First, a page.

Triggers

A few weeks ago I listened to the first episode of Fearne Cotton’s podcast, Happy Place. It was an interview with parents-to-be Tom Daley and his husband. They were so excited, so happy, so keen to share stories of shopping for their yet, unborn baby and nursery makeovers and I found myself becoming increasingly annoyed with all the joy and it wasn’t until Fearne said something like (and I can’t go back and listen to the exact words but I promise these are pretty close) How was the scan? Because every single parent is so excited and thrilled when it comes to scans. 

I snapped off my speaker and sat with my feelings for a bit, baffled as to why I’d found it such an annoying listen and suddenly it became so clear why I had been feeling so uncomfortable. It had absolutely nothing to do with the interviewer or interviewees, all of whom I really like. The problem was they were not describing anything I recognised. I struggled with my mental health when I was pregnant and even all these years later, this excited, joyful discussion was so triggering for me.

Instead to being able to just shrug and appreciate someone else’s very different experience, I felt once again that I had failed in some way. I hadn’t felt the way I should when I went to scans, when I carried my children and guilt, shame and jealousy flooded my emotions. I cried some tears for what I felt I’d missed out on, for the first time in years and the relief of acknowledging the trigger and my own feelings was huge. I realised I wasn’t just a grumpy, bitter old cow, who’s first thought had been “What a stupid thing for her to say”.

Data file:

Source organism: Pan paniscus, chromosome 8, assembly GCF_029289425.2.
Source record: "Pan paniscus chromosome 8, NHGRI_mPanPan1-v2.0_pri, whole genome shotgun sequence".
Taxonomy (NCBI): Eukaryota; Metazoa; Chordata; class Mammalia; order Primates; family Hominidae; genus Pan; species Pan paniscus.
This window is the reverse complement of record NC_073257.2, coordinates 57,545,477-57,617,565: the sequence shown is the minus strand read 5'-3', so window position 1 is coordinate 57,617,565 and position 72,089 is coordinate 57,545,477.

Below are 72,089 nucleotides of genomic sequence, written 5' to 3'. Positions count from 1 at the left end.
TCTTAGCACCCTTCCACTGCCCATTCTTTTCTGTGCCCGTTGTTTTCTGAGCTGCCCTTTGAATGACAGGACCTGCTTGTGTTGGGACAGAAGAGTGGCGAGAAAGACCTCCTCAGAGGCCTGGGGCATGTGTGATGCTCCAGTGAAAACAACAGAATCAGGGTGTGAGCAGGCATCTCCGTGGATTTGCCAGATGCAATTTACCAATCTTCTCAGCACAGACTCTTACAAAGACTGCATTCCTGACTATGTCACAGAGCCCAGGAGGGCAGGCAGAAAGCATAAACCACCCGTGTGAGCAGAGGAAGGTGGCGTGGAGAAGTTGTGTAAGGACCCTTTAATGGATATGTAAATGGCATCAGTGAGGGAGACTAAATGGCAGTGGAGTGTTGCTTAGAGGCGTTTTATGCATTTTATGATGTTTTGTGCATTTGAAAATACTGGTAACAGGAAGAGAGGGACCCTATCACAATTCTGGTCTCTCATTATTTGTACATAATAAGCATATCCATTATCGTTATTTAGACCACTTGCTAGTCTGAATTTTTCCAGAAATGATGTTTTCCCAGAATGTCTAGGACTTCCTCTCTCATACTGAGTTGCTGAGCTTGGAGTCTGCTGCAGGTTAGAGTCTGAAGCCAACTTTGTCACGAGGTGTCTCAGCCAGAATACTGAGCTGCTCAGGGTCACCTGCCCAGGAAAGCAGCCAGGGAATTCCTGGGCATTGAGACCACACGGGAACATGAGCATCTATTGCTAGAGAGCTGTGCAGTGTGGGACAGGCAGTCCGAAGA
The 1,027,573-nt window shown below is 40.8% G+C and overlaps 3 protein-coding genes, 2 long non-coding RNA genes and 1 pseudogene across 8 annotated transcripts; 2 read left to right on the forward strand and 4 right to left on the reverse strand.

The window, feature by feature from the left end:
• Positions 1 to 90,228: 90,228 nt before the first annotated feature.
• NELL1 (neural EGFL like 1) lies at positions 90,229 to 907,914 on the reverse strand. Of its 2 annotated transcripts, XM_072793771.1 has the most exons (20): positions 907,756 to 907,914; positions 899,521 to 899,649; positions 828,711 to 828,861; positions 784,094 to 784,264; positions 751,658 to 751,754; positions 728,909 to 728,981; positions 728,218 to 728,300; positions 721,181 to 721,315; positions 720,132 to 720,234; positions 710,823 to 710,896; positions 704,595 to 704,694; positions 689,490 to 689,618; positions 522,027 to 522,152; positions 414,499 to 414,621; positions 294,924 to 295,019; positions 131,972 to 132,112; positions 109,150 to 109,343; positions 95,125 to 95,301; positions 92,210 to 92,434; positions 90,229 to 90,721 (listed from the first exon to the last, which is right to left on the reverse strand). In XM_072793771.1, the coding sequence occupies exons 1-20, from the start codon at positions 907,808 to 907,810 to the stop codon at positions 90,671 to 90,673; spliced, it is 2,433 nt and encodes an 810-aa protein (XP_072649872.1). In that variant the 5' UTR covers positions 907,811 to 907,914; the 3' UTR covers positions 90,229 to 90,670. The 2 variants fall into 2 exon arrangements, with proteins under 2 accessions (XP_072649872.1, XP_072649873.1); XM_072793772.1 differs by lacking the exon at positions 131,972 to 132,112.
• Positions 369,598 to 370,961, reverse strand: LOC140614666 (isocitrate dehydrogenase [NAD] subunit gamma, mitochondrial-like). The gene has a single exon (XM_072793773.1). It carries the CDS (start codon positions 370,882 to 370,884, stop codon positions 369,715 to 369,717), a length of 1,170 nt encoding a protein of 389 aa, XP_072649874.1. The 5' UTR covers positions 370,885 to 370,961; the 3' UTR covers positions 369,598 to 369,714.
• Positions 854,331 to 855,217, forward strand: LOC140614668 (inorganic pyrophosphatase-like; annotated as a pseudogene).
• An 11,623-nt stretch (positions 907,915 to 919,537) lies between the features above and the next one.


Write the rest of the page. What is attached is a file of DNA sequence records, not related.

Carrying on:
I am someone who had a different experience and that’s OK. It was about me not them, not you, not anyone else.

It was really quite a shock. I don’t think of that time often, almost never. I once wrote that a miscarriage was like a freckle. It would fade in and out with the sun and no-one else would even notice it, but I would know it was there and most of the time I think that was me being lyrical and over dramatic, but I think I was probably right. My experience of miscarriage and ante-natal depression will stay with me and that’s OK too.

For a much more positive post about Maternal Mental Health week I joined in with my friend Amy and her #whatidgiveanewmum hashtag and I said I would give acceptance. I was really thinking of accepting what your baby needs and making that work, but actually acceptance of ourselves is so important too. Acceptance of our journey to motherhood and the feelings that this still might bring years later is one of the bravest things we can do for ourselves.

This is my experience, it stays with me. It was easier than some experienced, it was harder than others, but none of that is relevant really. It was my experience and it deserves acknowledging sometimes. I am grateful to that podcast, because it made me pause and spend some time sitting with uncomfortable emotions and then let them pass…..until next time.

For anyone who has found this post because they’re having a rough time or for anyone who is new around here, the links in the post will take you to some of my posts that will fill you in on the background. img_6644

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One thought on “Triggers

  1. This is such a great post Emily. It is so true that not everyone goes to scans full of joy and excitement, there are so many reasons why they might not, and mental health issues are certainly at play for some people. I suffer with anxiety and pregnancy was difficult for me because of that, and I found scans terrifying. And mine is a mild scenario amongst the many where scans are actually a fearful experience. Thank you for sharing and raising awareness of this. X

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